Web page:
Another reader has sent in an interesting analysis—with good links—in the comments section to my Ethanol Fallacy post. As with the response from the Brookston Bulletin, I believe it to deserve its own post. So here:
Missed your blog entry "Ethanol Fallacy" the other day about the hop shortage but I've also been suspicious of the "ethanol" answer. As I understand it, the hop growers as a group, set out to specifically limit supply by voluntarily cutting back acreage, starting back in the "glut" years of the 1990's. A bit of Googlin' around the net will turn up attempts to get state or federal support for such a program, etc., and hop websites will show that acreage went down long before the current Ethanol supports, as you note. This 2005 report http://www.usahops.org/english/graphics/05%20statisical%20report.pdf from the Hop Growers of America, shows a reduction of US acreage from 43,000 to 29,500 1995-2005.My Ethanol Fallacy post.
From everything I've read, it seems to me that because of the '90’s glut's surplus, the hop growers may have *under* estimated actual demand (since the mega-brewers were still using the surplus in the form of high alpha pellets and extract) and that, along with increased demand from outside the US (bad growing year in Europe, increased hop demand from 3rd world, etc.) is the greater cause of the hop shortage.
(Something tells me, too, that despite the growers' efforts to control supply, they're not benefiting as much from current prices as are dealers and other middlemen- as is typical in agriculture, of course.)
For example, how does one explain this USDA report http://usda.mannlib.cornell.edu/usda/nass/hops//2000s/2007/hops-12-18-2007.txt that shows a 4% *increase* in the US hop harvest? [emphasis mine]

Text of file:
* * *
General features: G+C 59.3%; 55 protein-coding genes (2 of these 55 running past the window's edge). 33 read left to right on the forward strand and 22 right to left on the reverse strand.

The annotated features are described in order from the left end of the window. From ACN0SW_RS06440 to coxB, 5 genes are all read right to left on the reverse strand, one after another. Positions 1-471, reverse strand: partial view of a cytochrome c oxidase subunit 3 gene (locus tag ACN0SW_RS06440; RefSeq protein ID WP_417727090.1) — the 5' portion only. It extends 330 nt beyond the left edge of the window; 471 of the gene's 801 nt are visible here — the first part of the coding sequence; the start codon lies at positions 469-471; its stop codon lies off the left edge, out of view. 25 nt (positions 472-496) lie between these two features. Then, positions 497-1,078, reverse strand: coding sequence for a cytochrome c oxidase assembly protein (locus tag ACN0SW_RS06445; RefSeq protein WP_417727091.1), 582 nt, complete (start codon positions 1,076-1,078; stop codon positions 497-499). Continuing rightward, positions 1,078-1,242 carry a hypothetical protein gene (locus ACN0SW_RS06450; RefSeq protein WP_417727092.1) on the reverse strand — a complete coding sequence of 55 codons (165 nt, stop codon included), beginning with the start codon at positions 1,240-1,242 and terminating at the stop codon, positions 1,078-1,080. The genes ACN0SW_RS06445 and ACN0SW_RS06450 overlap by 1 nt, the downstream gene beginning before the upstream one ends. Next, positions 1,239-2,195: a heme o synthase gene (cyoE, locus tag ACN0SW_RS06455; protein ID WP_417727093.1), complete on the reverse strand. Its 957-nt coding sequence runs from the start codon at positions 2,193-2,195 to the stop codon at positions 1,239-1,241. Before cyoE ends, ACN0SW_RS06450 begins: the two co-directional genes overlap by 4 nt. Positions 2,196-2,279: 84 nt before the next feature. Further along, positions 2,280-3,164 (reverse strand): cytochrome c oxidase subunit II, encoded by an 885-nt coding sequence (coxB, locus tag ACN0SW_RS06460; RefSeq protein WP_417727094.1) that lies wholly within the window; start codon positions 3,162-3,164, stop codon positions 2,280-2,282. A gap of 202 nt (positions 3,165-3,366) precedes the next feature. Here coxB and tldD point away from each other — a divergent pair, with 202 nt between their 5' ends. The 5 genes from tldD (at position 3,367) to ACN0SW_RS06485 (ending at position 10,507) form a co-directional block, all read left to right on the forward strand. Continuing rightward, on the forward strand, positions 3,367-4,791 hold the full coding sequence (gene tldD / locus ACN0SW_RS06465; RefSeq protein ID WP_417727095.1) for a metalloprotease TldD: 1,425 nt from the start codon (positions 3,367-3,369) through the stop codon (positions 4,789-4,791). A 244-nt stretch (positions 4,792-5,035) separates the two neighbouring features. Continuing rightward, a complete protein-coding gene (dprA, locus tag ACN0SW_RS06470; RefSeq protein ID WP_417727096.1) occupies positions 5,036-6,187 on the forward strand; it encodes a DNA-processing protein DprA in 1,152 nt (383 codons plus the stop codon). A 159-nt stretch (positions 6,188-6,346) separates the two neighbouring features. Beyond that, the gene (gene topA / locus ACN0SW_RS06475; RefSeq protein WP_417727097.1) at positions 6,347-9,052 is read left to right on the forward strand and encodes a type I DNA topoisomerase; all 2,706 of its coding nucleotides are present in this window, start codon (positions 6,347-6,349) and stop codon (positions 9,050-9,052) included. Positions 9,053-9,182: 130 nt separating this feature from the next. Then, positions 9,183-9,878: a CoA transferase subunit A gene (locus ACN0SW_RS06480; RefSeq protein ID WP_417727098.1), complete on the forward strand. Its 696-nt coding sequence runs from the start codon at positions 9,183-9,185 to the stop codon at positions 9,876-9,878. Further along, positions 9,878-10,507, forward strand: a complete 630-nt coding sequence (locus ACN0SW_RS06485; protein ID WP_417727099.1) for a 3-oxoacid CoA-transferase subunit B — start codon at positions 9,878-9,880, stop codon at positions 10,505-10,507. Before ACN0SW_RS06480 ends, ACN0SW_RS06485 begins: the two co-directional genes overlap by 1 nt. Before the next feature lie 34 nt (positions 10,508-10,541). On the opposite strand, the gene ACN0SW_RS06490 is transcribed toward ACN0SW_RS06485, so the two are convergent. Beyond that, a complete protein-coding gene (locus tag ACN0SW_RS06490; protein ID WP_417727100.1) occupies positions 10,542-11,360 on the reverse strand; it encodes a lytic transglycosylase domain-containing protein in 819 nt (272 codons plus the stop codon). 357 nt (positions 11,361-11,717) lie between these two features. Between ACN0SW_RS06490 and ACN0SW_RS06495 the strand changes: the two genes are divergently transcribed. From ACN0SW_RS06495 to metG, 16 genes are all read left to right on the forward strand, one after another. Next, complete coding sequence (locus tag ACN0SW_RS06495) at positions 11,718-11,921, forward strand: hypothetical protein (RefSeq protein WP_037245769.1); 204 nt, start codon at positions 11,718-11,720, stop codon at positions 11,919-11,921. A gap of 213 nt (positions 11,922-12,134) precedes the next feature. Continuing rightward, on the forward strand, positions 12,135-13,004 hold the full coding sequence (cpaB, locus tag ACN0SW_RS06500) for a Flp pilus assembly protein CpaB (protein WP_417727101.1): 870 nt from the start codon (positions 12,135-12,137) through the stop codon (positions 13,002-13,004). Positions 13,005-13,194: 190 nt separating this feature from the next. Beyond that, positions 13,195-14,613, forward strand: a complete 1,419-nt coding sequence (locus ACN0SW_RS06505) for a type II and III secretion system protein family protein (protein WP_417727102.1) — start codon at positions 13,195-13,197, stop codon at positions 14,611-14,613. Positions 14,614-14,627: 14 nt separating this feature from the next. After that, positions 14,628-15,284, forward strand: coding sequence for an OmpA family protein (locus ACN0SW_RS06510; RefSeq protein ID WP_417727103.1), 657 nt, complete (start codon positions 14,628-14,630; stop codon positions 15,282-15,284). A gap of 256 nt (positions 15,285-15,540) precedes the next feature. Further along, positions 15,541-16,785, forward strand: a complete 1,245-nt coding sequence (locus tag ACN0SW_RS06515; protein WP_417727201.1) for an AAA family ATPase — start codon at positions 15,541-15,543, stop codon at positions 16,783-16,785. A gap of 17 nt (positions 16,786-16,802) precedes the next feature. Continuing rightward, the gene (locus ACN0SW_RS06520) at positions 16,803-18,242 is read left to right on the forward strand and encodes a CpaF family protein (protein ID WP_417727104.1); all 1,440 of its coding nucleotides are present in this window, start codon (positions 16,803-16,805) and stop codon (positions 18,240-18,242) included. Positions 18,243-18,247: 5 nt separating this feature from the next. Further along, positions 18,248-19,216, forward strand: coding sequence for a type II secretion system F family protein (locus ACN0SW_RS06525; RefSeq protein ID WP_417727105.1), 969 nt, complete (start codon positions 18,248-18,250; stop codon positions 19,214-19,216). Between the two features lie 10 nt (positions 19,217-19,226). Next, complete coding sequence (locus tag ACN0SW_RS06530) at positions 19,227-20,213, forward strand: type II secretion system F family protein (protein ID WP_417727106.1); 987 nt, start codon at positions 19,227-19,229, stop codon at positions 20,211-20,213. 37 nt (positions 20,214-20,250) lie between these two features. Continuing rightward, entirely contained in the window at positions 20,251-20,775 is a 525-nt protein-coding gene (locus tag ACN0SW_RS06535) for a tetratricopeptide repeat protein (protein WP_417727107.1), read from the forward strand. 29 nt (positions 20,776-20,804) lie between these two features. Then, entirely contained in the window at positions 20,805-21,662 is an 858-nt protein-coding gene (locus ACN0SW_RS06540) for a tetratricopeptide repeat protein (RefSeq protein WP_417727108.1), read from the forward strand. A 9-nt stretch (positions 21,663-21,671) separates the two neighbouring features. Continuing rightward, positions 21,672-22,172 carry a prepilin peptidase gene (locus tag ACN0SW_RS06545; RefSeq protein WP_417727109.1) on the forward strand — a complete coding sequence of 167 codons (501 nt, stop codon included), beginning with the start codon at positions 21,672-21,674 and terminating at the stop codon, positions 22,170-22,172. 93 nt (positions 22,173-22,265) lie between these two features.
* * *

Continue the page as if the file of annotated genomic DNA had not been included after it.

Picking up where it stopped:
As for Jay Brookston's report of corn growing in former hop fields, I , too, am surprised at that since the PNW is not typically “corn country". Perhaps it just seems counter-intuitive that a crop like corn (around 90 million acres planted in the US) could have an effect on a tiny crop like hops (and it’s 30,000 acres)- even given the price supports of corn and ethanol production and the high cost of maintaining hop fields. I still have to wonder if those fields were *specifically* switched from hop to corn, or were they simply taken out of hop production in the concerted effort to reduce hop supply, and, then, planted with the current annual crop that made the most economic sense? Was it “cause and effect”, or two separate agricultural incidences occurring at the same time?
Or, maybe it's just that non-farmers will never truly understand "modern agricultural economic theory" (something they may share with farmers and US gov't bureaucrats -g-).